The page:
For serious smoking, it’s often asked, should I buy an offset smoker or a Weber Smokey Mountain (WSM)? Both options are good choices, but, when it comes to smoke profile, ease of use and cost, there’s a few major differences that will help to steer you in the direction that’s right for you. This article takes a good look at the offset smoker vs WSM debate to help you decide which one to buy.
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Table of Contents
What is an Offset Smoker?
An offset smoker is a classic in the world of smoking. Also called a horizontal smoker, barrel smoker, stick smoker, pipe smoker or side firebox smoker, they’re usually a pretty simple design consisting of a smoking chamber connected to a small firebox. The smoke and heat from the charcoal and/or wood fire moves through the cooking chamber to give what’s inside a low and slow treatment that’s often thought of as the holy grail of barbecue.
But, achieving gold standards on an offset smoker isn’t without a bit of effort. Cooking on an offset smoker takes a good 8-12 hours to do a large cut and you’ll need to keep a close eye on the temperature, stoking the fire throughout. If you’re out and about the yard or having a lazy Sunday with family and friends though, it can be a heap of fun too.
What is the WSM?
The Weber Smokey Mountain, or WSM, is Weber’s only dedicated smoker. They’ve basically taken their ever-popular kettle grill and added a middle section of pipe plus a water pan to convert it into a vertical smoker that’s efficient, affordable and easy to use.
Running on charcoal with wood chunks for flavor, the WSM has become a crowd favorite and has even managed to work itself onto the competitive circuit with results that, although different, do rival that of an offset smoker.
Due to it’s design, the WSM cooks faster than an offset smoker and doesn’t require quite so much babysitting. But, they generally have a smaller capacity and enthusiasts will argue that they can’t create the same complex smoke profile that an offset smoker can do.
But, lets take a look at the pros and cons of both options…
Offset Smoker Pros
- Unrivaled smokey taste
- Large cooking capacity
- Can be used with pure wood or charcoal/wood combo depending on taste preference
- Many can be used to grill over the firebox as well as smoking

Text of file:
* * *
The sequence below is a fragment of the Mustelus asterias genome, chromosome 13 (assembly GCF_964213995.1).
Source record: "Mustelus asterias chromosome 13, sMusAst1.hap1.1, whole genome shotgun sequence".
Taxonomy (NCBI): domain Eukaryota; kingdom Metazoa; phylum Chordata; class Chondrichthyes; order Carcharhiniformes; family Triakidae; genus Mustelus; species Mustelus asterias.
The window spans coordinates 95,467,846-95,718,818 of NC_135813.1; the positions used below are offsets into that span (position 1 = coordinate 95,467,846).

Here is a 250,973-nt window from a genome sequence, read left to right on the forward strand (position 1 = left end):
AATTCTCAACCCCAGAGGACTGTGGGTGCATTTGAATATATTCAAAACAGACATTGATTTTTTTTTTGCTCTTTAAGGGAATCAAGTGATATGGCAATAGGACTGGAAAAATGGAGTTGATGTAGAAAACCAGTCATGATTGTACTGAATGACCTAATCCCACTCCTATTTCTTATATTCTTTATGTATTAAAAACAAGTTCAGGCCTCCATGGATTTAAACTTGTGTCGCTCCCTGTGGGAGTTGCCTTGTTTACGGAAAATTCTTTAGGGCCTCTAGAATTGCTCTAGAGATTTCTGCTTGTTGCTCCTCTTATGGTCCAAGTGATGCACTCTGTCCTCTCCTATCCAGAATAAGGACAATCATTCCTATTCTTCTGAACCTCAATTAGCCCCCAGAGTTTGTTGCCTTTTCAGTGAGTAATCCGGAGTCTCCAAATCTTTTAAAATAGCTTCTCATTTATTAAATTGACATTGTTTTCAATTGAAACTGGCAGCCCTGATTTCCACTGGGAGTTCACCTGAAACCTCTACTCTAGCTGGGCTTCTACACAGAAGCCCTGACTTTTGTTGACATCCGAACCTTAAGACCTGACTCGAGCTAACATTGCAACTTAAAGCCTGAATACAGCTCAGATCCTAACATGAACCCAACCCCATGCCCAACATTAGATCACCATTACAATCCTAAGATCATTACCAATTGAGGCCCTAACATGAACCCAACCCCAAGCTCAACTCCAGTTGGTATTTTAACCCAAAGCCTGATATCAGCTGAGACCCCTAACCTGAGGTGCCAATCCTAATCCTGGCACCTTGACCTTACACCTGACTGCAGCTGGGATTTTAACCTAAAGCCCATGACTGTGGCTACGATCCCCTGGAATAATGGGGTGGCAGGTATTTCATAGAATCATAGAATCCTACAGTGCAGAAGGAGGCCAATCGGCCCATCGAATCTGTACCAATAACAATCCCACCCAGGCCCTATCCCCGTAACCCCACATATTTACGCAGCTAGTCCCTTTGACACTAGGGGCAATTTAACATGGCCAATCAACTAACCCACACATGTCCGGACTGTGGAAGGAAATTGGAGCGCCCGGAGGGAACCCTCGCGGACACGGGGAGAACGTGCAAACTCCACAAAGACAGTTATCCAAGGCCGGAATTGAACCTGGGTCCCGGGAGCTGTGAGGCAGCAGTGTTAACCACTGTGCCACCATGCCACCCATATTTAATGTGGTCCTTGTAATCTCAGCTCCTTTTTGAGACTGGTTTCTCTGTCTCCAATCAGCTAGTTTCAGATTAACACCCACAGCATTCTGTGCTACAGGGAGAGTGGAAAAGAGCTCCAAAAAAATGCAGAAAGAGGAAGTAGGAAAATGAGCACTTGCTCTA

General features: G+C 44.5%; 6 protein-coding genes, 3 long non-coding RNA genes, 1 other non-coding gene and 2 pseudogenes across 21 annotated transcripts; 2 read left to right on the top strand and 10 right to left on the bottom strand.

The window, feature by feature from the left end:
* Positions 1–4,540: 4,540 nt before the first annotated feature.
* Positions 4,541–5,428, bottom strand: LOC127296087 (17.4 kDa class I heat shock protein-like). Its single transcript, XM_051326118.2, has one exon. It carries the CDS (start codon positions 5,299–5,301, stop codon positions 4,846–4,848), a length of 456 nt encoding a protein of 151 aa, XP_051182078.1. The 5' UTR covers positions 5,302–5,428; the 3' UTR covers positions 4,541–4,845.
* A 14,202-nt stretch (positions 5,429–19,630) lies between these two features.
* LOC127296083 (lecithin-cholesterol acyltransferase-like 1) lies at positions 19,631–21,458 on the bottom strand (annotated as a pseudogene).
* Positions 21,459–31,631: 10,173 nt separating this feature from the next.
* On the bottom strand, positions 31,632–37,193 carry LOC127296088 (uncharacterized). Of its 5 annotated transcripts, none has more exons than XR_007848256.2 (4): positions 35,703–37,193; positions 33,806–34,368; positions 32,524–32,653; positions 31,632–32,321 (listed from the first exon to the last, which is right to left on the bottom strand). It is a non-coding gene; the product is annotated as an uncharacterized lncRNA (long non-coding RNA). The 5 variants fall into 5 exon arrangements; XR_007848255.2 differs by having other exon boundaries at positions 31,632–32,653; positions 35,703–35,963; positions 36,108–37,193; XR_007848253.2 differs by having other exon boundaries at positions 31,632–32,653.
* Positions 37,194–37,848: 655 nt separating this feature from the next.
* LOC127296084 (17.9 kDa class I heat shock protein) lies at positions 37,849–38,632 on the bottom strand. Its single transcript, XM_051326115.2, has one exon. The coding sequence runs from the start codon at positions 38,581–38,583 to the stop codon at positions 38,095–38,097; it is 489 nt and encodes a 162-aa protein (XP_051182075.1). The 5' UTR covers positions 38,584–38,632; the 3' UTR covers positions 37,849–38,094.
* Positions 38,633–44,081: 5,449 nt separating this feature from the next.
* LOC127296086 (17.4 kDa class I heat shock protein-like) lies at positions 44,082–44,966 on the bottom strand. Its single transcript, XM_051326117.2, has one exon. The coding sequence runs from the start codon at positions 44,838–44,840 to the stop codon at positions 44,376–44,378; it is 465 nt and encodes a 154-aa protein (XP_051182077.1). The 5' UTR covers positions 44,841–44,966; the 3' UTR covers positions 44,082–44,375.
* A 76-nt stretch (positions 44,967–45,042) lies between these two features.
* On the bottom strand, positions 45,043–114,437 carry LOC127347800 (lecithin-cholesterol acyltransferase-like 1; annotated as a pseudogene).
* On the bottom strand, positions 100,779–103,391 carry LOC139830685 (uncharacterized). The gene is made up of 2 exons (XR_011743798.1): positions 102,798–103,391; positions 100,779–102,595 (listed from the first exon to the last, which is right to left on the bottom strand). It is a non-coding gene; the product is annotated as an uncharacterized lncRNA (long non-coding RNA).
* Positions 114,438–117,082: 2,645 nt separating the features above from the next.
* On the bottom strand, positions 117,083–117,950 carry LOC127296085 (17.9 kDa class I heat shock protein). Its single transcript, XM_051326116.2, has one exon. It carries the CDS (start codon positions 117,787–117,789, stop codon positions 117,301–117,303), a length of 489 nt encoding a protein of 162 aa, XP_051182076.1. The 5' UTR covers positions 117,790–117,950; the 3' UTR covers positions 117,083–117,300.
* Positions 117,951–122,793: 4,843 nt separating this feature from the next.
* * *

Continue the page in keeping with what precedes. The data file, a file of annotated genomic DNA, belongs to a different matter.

- Some can be set up as charcoal grill in the main cooking chamber
- Has separate firebox so you can add fuel without disturbing smoke in the cooking chamber
- Durable type of barbecue if looked after properly
- Wide range of price/quality options to suit budget
- Vertical design smokes more quickly than offset style
- Efficient fuel usage
- Takes up minimal ground space
- High quality, durable build
- Easy to use making it suitable for beginners
- Separate fuel door so you can add fuel without disturbing smoke in the cooking chamber
- Available in 3 sizes depending on your needs
- Double cooking grates do offer reasonable amount of cooking space
- One of the best value for money smokers
- Long warranty
Offset Smoker Cons
- Requires tending to fire every hour or so to maintain target temperature
- Better suited to more experienced smokers (or be prepared for the learning curve)
- Can be harder to maintain temperature in cooler/wetter weather conditions
- Most offset smokers are painted steel which can flake and/or rust if not looked after properly – but, it’s pretty easy to fix
- Cheap offset smokers are poor quality, won’t last and will leak lots of smoke and heat
- Limited cooking capacity
- Not suitable for grilling
- Doesn’t create as strong of a smokey flavor as an offset smoker
- Can’t hang the lid off the side so you need to find somewhere suitable to put a hot piece of metal when it’s time to take the meat out
Offset Smoker Vs WSM Comparison
Suitable for smoking and grilling (some models)
Suitable for smoking
Small to very large cooking capacity
Small to large cooking capacity
$200 - $550
Runs on wood or charcoal
Runs on charcoal with wood chips to create smoky flavor
Low-moderate running cost depending on what type of fuel is used
Moderate running cost
No power required
No power required
Generally not portable, but, you could load on the back of a truck
Portable because of it's small size. But, also breaks down into 3 sections if needed
Which Offset Smoker is Similar to the WSM?
To help you decide whether an offset smoker or the WSM is for you, we wanted to show you how the Weber stacks up against an actual offset smoker.
In terms of price, capacity and build quality, the Oklahoma Joe Longhorn Reverse Flow Offset Smoker is a good alternative to the WSM. So, the table below shows the stats and features of both of these side by side.
The OJ Longhorn Reverse and the 22" WSM
Heavy-gauge steel with porcelain-coated grates
Porcelain-enameled steel with stainless steel grates
751 sq. in. smoking of cooking space + 309 sq. in. grilling
726 sq. in. of cooking space
2 year warranty
10 year warranty
Our Verdict on Offset Smokers vs the WSM
Both offset smokers and the Weber Smokey Mountain are great choices for a backyard smoker. And, in our minds, there’s nothing that compares to the true smokey flavor of an offset smoker.
However, if you don’t want to spend all day managing the fire, or have a tight budget, the WSM offers excellent quality and durability in a smoker that’s almost set and forget. It also uses less fuel (if you don’t have free wood) and is portable making it an affordable and easy option that’ll get a heap of use over the years.